Bark n Wag 15 Minute Vet Talk

Dental health tips for your dogs with Dr. Laura Brown

Nov. 11, 2019

Welcome to Bark & Wag’s 15 Minute Vet Talk – I am your host Polly ReQua

 

Today we are talking to Dr. Laura Brown, a Veterinarian and owner of Green Tree Animal Hospital in Libertyville, IL as we discuss dental health.

Dr. Brown, thank you for taking the time to talk about dental health with our dogs.  Welcome and please let us know more about our dog’s teeth?

Vet Clinic Hygiene

Why it is important to have professional cleanings?

How often?

Why is it so important to your pet’s overall health?

How it is done?

Home Oral Hygiene

Home oral hygiene can make a tremendous difference in your dog’s comfort and health.  There are several home care oral hygiene options from which to choose, but keep in mind that anything you can do to help prevent plaque and tartar accumulation will pay big dividends. What really matters is whether or not home oral hygiene will be provided over the long haul – considerable effort applied only for a short period or only occasionally will be of no long-term benefit.

 

Options for home oral hygiene that have been proven to be of benefit for dogs. Combining several methods will achieve the best results.  All methods of home oral hygiene share the goal of preventing or controlling periodontal disease by minimizing plaque (bacterial film) accumulation, and preventing the mineralization of the plaque to form calculus (“tartar”).

 

BRUSHING and TOOTH-PASTES: Brushing your dog’s teeth is the single most effective means to maintain oral health between professional dental examinations. This makes sense because the bacterial film known as “plaque” is the cause of periodontal disease. This film is easily disrupted by the simple mechanical effect of brushing the teeth. Frequent (ideally daily) brushing is recommended to maintain optimal dental health. Almost all dogs will eventually accept brushing. The key to success is to be patient and gradual in your approach, brushing mainly the outsides of the “cheek teeth” located under the upper lip. A dog that resists brushing frequently may have painful areas in the mouth that need to be addressed.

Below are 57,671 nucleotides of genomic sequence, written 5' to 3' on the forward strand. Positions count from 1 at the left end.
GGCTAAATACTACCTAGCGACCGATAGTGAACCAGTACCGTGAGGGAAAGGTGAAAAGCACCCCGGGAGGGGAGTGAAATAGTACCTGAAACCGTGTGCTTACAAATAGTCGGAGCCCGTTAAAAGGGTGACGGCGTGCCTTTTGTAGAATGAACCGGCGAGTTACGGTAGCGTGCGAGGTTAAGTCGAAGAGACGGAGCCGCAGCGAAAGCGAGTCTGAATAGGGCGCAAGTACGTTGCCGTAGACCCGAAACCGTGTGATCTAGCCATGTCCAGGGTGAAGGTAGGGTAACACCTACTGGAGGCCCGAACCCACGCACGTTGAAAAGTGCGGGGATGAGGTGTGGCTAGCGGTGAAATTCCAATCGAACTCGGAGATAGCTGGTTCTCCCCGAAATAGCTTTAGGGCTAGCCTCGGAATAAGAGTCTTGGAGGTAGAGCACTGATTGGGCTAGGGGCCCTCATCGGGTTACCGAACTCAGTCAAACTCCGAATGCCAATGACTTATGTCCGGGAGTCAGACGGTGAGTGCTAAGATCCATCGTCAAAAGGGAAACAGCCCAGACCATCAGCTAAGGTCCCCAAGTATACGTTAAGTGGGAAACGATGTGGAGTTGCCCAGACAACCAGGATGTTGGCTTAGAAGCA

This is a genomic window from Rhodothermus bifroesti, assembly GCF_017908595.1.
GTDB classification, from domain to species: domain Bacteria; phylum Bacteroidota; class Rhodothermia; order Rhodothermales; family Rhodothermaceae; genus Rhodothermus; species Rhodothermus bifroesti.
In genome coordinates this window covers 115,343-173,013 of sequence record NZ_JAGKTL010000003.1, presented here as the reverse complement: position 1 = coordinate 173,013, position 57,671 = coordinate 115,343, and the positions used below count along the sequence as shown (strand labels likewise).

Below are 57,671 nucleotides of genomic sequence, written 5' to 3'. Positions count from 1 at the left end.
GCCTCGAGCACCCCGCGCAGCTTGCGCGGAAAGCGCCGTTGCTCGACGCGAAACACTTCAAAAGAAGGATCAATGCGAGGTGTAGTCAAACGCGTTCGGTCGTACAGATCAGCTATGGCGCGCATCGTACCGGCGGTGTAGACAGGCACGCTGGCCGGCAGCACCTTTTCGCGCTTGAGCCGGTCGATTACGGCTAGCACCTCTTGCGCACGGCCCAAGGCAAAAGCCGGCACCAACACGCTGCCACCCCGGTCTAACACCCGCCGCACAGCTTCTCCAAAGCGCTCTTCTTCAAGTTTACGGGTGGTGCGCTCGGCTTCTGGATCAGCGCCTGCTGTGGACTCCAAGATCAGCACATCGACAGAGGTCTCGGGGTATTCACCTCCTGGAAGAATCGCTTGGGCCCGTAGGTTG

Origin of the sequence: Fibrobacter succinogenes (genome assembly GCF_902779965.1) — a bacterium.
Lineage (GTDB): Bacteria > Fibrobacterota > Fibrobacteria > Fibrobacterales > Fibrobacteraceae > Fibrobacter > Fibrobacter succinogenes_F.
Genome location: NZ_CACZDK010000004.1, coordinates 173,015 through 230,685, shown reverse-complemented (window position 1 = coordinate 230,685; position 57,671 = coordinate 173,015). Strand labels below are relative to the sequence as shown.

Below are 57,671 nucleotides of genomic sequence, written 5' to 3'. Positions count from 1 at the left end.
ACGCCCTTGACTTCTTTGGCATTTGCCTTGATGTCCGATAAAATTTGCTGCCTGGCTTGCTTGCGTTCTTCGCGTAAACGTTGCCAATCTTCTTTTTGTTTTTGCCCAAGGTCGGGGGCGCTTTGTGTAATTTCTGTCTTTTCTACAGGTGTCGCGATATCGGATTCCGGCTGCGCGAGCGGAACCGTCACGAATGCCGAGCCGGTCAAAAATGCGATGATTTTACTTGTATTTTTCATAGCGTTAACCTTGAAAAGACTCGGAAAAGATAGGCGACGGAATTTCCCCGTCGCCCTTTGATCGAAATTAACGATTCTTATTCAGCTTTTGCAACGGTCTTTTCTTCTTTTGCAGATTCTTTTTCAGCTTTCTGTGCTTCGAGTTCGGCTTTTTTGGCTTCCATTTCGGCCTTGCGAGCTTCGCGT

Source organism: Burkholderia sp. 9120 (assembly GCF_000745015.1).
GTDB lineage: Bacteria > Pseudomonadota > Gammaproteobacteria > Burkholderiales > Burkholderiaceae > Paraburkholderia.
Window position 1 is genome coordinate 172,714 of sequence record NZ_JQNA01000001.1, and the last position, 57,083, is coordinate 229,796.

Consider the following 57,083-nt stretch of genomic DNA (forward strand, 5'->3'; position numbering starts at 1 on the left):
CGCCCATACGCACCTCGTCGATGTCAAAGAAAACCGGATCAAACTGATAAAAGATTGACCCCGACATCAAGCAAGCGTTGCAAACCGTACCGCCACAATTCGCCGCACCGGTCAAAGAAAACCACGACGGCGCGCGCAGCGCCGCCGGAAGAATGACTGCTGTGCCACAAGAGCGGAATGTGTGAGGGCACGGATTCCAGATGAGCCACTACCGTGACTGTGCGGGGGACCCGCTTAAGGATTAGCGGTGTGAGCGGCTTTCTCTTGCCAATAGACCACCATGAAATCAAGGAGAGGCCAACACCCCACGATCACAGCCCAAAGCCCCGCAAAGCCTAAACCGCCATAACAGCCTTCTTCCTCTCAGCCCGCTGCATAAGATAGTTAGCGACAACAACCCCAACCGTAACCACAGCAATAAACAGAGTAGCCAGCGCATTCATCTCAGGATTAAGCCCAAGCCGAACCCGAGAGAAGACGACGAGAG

A variety of products safe for pets are available in the marketplace. If you use a brush and a dentifrice, AVDC recommends pet-specific toothpastes. These come in flavors that dogs accept, such as poultry and seafood. Avoid human toothpastes as they often contain abrasives and high-foaming detergents that should not be swallowed or inhaled by dogs.

Toothbrushes designed for dogs are soft and angled to assist in brushing the back teeth. Some dogs prefer finger brushes. A variety of “dental wipes” containing different products are available. The single-use wipes are rubbed daily on the outside of the teeth to remove plaque.

CHLORHEXIDINE ORAL RINSE and GEL: Chlorhexidine is the most effective anti-plaque antiseptic. Chlorhexidine binds to the oral tissues and tooth surfaces, and is gradually released into the oral cavity. It is safe for pets and rarely causes problems, though it does have a bitter taste if palatability enhancers suitable for dogs are not included. Some dogs may object to the taste of products containing chlorhexidine while others accept it with no difficulty. The rinse is applied by squirting a small amount inside the cheek on each side of the mouth. The gel is applied by smearing it onto the teeth. The tongue and lips will spread the rinse or gel around the mouth.

DIETS and CHEWS:  Several “dental diets” have been shown to be of benefit in decreasing dental disease. Some employ a specific kibble design and others include a chemical anti-tartar poly-phosphate ingredient.

 Rawhide products and chew treats can be helpful if chewed daily, and some rawhide chews and biscuits contain an anti-tartar ingredient. Palatability is important – chewing every day is the ideal.Dogs are carnivores – they chew on bones in the wild. However, AVDC does not recommend cow hooves, dried natural bones or hard nylon products because they are too hard and do not mimic the effect of a dog tearing meat off a carcass. These hard products are associated with broken teeth or damaged gums.

Chew toys are only of benefit if they are played with frequently and over the long haul – you can increase the dog’s willingness to chew by smearing palatable peanut butter or soft cheese on the product.

Pet dogs should be monitored while chewing a chew treat or toy, as they may swallow large pieces, leading to a variety of digestive system disorders.

 

 

 

 

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